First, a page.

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Cause of Déjà-vu: Clues in Epilepsy Studies

Why and how do we experience déjà-vu? I am sure you must have asked yourself this question at least once in your life. Unless you’re among the 20-40% of people who are unaware of the phenomenon.


Déjà-vu is a French term which basically means “already-seen”. It is used to describe the very brief experience where you feel like you have already lived a moment before in spite of never actually having gone through it in the past — you are hit by a wave of familiarity for a fraction of a second or for a few seconds, and then, poof, the feeling goes away. Maybe, déjà-vu is about reliving true dreams we’ve dreamed before. Or, maybe, it has a more scientific explanation?

Since more than 50% of people have ‘felt’ déjà-vu, you would expect science to have proved its cause, or at least, to have some idea about it. The truth is, it is still not understood by researchers. This is so because “no clear, identifiable stimulus” is associated with triggering the feeling, says Michelle Hook, assistant professor in the department of neuroscience and experimental therapeutics at the Texas A&M Health Science Center College of Medicine. According to Hook, déjà-vu cannot easily be tested in laboratory. But, she does add that it might have to do with memory storage.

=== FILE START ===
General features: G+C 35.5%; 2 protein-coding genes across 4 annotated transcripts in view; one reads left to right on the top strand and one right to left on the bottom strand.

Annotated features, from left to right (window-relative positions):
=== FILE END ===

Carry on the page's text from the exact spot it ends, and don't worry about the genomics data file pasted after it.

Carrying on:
This is so because recognising familiarity is linked with specific regions of the temporal lobe which is where long-term memories are made and stored. This was concluded from studies involving epilepsy which are said to contain clues for déjà-vu and its cause. Some patients of temporal lobe epilepsy claim to experience déjà-vu before a seizure, almost as if that were a warning before the event happens, explains Hook.

As for healthy people, a glitch in the brain would account for déjà-vu. What this means is that the brain misunderstands the present to be the past as neurones linked with recognition and familiarity are at work. What further seems to support this idea is the fact that healthy people can also have the abnormal electrical impulses characterising epilepsy; for instance, the involuntary muscle spasm that many healthy people experience when falling asleep is a perfect example of this type of impulse.

Hook says that more research is needed to understand the phenomenon. According to her, this experience might not even have a simple answer. But, she is positive that a conclusive proof might be found in the future.


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